Previously at the ICA - AFC, Films
27 Jun 2018
Toshio Matsumoto (b. 1932, Nagoya, d. 2017, Tokyo) began his filmmaking career with the Shin-Riken Film Company before working on several avant-garde documentaries including The Weavers of Nishijin (1961) and Mothers (1967). Drawing on influences from pre- and post-war European avant-garde film, his experimentation with the documentary form earned him several awards for his visionary approaches to filmmaking. Breaking with the single channel film tradition, Matsumoto embarked on multi-projections in the hyper-sensory with For the Damaged Right Eye (1968), and later with the installation Space Projection Ako (1970) for the Textiles Pavilion at Expo ’70 in Osaka, Japan. Throughout the 1970s and 1980s Matsumoto continued to make three further feature-length films alongside a prolific number of experimental film and video works. Matsumoto’s subjects ranged from those of symbolism and iconography to landscape and architecture, through which he experimented with testing aesthetics and form and colliding tradition with global pop cultures and their inadvertent political tensions.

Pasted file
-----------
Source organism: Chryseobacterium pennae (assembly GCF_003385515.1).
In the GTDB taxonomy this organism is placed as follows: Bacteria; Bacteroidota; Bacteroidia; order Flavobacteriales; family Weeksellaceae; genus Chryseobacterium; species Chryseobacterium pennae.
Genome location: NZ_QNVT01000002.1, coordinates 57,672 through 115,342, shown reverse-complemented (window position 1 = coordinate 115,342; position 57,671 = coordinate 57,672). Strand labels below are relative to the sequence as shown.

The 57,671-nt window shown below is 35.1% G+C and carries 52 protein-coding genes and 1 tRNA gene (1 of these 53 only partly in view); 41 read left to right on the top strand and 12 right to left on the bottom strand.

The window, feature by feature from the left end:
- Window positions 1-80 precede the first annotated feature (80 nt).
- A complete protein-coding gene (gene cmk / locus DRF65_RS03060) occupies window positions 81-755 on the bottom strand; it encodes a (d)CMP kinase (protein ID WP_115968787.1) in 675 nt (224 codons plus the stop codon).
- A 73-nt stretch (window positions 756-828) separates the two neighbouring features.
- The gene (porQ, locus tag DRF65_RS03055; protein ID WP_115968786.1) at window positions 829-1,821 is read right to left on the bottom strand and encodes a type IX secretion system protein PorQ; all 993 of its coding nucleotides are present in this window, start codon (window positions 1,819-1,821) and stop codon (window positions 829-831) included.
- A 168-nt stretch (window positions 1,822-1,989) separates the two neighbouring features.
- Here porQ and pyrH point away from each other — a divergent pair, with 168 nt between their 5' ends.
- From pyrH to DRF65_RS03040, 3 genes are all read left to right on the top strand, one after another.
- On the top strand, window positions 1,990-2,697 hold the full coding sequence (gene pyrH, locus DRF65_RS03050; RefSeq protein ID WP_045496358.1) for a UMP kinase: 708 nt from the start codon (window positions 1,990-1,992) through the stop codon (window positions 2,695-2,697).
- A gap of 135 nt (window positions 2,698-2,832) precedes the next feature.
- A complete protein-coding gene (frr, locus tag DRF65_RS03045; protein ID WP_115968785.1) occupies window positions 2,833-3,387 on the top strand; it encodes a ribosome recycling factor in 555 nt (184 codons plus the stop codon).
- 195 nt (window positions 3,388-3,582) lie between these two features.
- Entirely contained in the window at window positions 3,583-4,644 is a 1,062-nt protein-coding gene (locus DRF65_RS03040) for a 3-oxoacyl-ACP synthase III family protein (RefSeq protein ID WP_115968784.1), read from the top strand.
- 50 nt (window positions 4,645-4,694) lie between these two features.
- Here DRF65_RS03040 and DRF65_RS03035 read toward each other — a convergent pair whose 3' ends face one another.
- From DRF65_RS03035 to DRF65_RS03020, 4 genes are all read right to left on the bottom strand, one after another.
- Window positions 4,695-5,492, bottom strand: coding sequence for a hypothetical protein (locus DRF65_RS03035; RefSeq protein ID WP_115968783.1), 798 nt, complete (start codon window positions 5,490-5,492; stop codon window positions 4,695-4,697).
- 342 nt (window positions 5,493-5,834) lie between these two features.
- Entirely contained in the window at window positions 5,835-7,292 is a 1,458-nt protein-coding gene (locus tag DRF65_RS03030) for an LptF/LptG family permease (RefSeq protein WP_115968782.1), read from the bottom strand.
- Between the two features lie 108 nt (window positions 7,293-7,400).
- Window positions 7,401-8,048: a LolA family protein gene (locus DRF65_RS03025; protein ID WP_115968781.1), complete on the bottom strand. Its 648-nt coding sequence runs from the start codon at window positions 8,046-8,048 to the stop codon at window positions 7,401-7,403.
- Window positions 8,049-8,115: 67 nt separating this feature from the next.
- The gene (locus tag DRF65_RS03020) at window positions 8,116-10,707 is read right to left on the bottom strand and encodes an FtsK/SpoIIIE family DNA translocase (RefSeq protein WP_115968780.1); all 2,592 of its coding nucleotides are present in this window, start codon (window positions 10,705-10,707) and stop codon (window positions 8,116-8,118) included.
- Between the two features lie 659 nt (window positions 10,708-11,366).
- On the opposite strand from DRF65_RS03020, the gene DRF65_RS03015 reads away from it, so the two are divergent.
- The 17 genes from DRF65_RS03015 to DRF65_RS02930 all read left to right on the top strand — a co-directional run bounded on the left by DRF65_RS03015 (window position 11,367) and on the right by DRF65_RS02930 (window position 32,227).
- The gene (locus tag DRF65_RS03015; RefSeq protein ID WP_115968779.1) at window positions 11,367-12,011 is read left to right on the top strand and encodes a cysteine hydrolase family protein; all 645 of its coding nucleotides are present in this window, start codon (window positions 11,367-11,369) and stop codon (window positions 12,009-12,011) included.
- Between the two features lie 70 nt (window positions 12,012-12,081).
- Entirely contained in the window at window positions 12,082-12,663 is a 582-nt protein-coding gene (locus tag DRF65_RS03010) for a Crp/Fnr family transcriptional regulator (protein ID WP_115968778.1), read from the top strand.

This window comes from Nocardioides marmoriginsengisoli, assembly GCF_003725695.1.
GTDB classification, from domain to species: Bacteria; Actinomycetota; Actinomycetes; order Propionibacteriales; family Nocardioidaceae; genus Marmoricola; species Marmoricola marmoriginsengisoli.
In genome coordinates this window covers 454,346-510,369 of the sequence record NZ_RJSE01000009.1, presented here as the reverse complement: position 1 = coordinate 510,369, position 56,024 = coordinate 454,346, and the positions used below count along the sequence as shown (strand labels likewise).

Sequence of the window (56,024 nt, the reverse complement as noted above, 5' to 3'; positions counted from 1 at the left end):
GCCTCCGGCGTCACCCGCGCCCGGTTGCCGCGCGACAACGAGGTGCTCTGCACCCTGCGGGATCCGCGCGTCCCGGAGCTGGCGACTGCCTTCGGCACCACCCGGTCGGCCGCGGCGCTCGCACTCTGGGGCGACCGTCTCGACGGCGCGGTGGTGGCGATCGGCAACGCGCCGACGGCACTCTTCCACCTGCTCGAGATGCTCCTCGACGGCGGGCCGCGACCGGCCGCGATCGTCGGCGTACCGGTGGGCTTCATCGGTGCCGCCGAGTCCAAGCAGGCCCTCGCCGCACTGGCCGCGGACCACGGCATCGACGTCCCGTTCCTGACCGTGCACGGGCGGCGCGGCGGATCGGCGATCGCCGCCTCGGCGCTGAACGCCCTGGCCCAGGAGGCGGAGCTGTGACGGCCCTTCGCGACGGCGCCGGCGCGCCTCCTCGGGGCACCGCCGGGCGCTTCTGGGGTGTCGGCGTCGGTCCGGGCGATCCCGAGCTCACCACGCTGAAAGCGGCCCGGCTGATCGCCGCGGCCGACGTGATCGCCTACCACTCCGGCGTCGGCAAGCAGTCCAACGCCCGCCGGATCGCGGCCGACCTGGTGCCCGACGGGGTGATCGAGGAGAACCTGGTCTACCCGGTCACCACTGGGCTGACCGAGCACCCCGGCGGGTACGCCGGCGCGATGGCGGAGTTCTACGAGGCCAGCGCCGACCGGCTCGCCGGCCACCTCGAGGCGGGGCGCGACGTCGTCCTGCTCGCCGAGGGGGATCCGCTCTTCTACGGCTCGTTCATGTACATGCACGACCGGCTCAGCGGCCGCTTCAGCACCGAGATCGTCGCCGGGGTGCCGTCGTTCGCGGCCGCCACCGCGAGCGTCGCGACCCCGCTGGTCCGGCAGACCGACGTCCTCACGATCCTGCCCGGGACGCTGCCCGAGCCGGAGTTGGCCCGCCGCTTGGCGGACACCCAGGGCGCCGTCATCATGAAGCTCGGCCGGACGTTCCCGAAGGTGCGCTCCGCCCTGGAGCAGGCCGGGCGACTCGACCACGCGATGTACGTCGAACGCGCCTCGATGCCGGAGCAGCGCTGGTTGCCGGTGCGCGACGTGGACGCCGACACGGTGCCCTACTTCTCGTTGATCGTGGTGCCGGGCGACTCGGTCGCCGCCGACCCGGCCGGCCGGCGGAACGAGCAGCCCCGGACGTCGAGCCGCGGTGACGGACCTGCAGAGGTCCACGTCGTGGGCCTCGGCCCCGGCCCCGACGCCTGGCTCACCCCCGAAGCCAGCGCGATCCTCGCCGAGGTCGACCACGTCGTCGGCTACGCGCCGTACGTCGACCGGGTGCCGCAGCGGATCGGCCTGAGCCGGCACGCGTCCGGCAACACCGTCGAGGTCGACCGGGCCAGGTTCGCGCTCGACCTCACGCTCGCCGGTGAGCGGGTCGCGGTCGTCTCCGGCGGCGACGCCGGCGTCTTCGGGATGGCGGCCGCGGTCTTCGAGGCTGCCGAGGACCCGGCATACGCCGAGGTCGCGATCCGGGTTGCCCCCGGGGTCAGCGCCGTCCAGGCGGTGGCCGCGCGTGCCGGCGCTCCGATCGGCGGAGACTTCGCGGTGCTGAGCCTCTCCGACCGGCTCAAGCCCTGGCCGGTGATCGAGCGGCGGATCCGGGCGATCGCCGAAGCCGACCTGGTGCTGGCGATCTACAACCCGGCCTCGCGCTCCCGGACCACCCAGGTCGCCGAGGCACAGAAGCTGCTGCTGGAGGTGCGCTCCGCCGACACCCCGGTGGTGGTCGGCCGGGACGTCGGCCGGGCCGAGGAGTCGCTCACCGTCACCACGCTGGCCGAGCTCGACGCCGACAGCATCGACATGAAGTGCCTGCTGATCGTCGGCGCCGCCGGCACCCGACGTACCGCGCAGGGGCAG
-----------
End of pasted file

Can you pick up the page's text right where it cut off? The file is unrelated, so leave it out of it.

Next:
Toshio Matsumoto, Atman, 1975, 16mm transferred to HD file, colour, sound, 11 min. Courtesy Postwar Japan Moving Image Archive.